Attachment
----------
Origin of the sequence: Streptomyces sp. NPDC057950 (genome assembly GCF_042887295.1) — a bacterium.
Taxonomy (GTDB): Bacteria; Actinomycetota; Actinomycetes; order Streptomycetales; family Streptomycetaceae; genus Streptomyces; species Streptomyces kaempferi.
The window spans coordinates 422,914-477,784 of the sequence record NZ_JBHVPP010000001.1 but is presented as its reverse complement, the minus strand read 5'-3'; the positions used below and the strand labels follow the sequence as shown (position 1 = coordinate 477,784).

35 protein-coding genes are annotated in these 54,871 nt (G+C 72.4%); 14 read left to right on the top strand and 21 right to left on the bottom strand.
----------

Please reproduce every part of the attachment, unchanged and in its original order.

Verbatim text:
Origin of the sequence: Streptomyces sp. NPDC057950 (genome assembly GCF_042887295.1) — a bacterium.
Taxonomy (GTDB): Bacteria; Actinomycetota; Actinomycetes; order Streptomycetales; family Streptomycetaceae; genus Streptomyces; species Streptomyces kaempferi.
The window spans coordinates 422,914-477,784 of the sequence record NZ_JBHVPP010000001.1 but is presented as its reverse complement, the minus strand read 5'-3'; the positions used below and the strand labels follow the sequence as shown (position 1 = coordinate 477,784).

35 protein-coding genes are annotated in these 54,871 nt (G+C 72.4%); 14 read left to right on the top strand and 21 right to left on the bottom strand.